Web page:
In the nineteenth-century, a new kind of institution—the ‘convalescent home’—began to dot the British countryside and seaside. Many convalescent homes were established in Kent, with its temperate seaside climate and relatively easy access to London. These institutions aimed to support recuperating patients, often drawn from urban hospitals, to cultivate fuller recoveries though several weeks of relaxation, good food, and unpolluted country air. Modern eyes may struggle to see the work of convalescent homes as anything other than frivolous: these philanthropic institutions simply offered people an extended country holiday, away from work and the stress of the city. Yet for impoverished medical patients recuperating from severe illness, a month-long stay in a convalescent home could mean the difference between life and death, as relapse was a common occurrence. Patients also needed to build themselves up before they could return to some of the back-breaking occupations common to working-class people. A wide range of medical institutions, wealthy philanthropists, and even working-class friendly societies funded convalescent homes for disadvantaged sufferers.
For many Victorian thinkers, convalescent homes were the solution to a wide range of social problems, including the inhumane work schedules of factories, the pollution of urban environments, as well as the sheer stress of modern living. Convalescence itself—the practice of leisurely recuperation following serious illness—has a much longer history in Britain.1 However, convalescent homes—philanthropic institutions that made convalescent practices accessible to poor and working-class people—are a unique phenomenon of the long nineteenth century. Their existence complicates our understanding of the history of leisure and travel. For many nineteenth-century reformers, it was outrageous for the health benefits of leisure and relaxation to be restricted solely to those who could pay for such supports. Rather, they reasoned, these seeming luxuries were fundamental to the well-being of most individuals, and therefore critical to the health of the nation as a whole. Convalescent homes filled a critical gap in medical care by offering holistic health benefits, which were generally available only to the well-to-do, to a wide range of sufferers in need of a respite from constant labor in the unhealthy environments.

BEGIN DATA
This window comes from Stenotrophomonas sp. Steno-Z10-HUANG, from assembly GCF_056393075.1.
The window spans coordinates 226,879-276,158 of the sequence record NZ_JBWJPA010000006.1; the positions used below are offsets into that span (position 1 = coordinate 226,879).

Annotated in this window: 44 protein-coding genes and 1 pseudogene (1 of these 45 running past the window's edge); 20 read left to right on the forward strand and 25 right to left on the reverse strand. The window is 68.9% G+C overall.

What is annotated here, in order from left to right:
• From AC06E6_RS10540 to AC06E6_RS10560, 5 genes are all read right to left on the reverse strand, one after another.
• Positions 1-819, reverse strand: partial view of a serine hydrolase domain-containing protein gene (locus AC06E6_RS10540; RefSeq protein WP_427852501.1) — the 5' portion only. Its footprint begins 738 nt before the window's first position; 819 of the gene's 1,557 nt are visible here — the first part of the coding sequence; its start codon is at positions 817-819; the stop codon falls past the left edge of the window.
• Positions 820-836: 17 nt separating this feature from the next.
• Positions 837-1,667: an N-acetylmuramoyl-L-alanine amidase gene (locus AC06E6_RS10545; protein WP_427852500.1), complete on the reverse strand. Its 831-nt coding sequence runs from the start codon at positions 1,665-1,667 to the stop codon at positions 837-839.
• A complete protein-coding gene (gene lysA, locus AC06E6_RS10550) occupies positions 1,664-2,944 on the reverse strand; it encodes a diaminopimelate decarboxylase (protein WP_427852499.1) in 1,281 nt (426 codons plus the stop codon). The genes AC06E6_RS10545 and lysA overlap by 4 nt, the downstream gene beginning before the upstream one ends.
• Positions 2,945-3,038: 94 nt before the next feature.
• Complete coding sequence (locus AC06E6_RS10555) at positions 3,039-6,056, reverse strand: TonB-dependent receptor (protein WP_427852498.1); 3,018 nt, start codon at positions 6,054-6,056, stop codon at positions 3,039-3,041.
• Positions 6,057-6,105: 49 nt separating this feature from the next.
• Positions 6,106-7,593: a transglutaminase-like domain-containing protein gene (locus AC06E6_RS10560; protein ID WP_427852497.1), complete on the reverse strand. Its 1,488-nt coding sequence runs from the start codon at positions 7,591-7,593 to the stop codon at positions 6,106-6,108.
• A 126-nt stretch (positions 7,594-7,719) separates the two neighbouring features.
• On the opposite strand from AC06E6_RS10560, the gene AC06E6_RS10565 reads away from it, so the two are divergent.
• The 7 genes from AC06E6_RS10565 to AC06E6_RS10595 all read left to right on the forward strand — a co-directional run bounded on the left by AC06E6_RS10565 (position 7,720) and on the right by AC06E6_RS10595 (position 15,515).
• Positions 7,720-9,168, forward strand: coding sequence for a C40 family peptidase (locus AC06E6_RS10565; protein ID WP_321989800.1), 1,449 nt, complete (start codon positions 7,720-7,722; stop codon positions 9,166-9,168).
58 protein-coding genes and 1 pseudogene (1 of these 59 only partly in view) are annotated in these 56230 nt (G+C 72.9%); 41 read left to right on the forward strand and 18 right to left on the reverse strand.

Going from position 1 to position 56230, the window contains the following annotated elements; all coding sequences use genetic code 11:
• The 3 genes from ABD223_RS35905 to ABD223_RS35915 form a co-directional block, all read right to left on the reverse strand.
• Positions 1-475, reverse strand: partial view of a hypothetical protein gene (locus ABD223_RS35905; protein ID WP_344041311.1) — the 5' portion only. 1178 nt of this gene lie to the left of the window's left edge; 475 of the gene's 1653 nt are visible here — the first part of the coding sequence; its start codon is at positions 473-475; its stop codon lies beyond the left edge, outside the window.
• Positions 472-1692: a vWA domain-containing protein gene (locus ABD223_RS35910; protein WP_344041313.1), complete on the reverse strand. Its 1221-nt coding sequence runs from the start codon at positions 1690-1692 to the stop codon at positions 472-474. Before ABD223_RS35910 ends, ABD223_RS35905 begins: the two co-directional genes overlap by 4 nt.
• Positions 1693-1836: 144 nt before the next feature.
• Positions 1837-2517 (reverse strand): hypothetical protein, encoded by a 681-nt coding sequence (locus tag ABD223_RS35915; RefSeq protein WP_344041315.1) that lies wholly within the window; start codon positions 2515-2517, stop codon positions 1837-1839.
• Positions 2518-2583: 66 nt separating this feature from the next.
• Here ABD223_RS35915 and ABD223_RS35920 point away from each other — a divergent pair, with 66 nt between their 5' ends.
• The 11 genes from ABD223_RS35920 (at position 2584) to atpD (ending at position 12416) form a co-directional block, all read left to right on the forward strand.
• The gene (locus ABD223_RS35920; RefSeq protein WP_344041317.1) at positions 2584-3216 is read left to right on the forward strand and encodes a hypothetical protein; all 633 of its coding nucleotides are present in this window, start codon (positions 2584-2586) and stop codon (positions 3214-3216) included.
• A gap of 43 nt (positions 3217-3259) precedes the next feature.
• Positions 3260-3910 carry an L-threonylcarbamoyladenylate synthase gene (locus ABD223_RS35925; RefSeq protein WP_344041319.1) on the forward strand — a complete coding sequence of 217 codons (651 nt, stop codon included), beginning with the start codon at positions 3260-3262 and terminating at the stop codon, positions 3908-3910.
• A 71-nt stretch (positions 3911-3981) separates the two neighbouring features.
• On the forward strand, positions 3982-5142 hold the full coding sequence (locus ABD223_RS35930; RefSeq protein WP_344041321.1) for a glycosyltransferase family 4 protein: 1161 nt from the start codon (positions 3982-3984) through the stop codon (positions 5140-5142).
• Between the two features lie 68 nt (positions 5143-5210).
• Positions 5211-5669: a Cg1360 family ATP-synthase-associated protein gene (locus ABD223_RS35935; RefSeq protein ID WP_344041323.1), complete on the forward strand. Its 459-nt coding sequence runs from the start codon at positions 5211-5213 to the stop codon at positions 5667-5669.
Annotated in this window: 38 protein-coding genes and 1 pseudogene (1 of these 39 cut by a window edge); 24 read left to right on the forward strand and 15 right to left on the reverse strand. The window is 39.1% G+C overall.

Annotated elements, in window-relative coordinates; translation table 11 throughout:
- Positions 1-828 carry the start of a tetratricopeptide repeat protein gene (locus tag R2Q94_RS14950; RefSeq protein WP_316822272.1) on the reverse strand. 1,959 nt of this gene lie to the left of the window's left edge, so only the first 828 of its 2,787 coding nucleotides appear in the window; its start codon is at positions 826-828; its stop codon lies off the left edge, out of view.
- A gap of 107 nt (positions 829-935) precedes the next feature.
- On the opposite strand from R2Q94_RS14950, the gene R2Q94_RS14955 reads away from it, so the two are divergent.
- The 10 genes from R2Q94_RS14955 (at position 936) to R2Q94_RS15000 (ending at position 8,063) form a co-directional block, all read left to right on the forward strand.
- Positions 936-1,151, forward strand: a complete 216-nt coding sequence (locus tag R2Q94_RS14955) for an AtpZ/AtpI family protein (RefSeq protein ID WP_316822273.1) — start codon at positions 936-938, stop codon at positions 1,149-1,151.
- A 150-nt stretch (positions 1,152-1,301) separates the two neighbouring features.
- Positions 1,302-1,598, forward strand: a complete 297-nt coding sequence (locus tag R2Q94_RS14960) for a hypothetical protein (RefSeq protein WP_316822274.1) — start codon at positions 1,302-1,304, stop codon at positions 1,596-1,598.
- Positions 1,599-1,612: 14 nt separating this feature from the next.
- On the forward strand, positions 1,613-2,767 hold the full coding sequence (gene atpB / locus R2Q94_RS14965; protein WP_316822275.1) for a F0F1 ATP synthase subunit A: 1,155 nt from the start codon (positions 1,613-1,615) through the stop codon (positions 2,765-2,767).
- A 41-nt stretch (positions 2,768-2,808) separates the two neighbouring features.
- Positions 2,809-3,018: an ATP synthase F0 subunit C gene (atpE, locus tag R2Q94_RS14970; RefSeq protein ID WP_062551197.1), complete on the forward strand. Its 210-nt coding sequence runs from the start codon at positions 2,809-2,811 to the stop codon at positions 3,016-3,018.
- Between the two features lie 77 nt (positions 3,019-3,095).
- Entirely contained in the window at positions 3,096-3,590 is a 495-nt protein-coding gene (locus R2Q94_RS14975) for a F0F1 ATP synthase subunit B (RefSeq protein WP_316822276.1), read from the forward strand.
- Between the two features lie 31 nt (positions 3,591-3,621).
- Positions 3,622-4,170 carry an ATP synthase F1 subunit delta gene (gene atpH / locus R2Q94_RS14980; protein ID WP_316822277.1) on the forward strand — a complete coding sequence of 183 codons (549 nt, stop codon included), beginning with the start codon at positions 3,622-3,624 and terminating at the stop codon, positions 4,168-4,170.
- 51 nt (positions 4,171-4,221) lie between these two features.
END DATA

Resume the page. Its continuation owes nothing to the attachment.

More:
One big concern for convalescent homes was the danger of relapse being triggered by arduous railway journeys between hospital and convalescent home, so most homes were build on sites that combined scenic locations with easy rail access to major cities. Convalescent homes ranged widely in size and agenda, from small-scale homes run by pioneering middle-class women, to hundred-bed institutions sponsored by major London hospitals. Many convalescent homes sought to create home-like environments to foster recuperation, however they also ‘drew on heterogeneous models of domesticity, including the grand architecture of country estates, the possession-packed spaces of middle-class homes, and the recreational spaces of male social clubs’.2
The Parkwood Hospital Convalescent Home in Swanley was founded in 1893 through a well-publicized philanthropic gift of £100,000 announced in The Times in 1890. A grand institution, Parkwood opened with 120 beds, 80 for men and 40 for women. According to a write-up in the South Eastern Gazette covering the opening ceremony, the home was expecting to host as many as 2,000 patients annually.3 As a ‘hospital convalescent home,’ this institution offered more direct medical care than most homes, a decision which correlates with the ways that rehabilitation became increasingly medicalized after the turn of the twentieth century. The architecture of this institution also represents one extreme of the convalescent home idea—one where poor patients are temporarily treated to a fully luxurious life akin to the economic elite, complete with manicured grounds and a manor-like residence. The building now houses a private school, Parkwood Hall.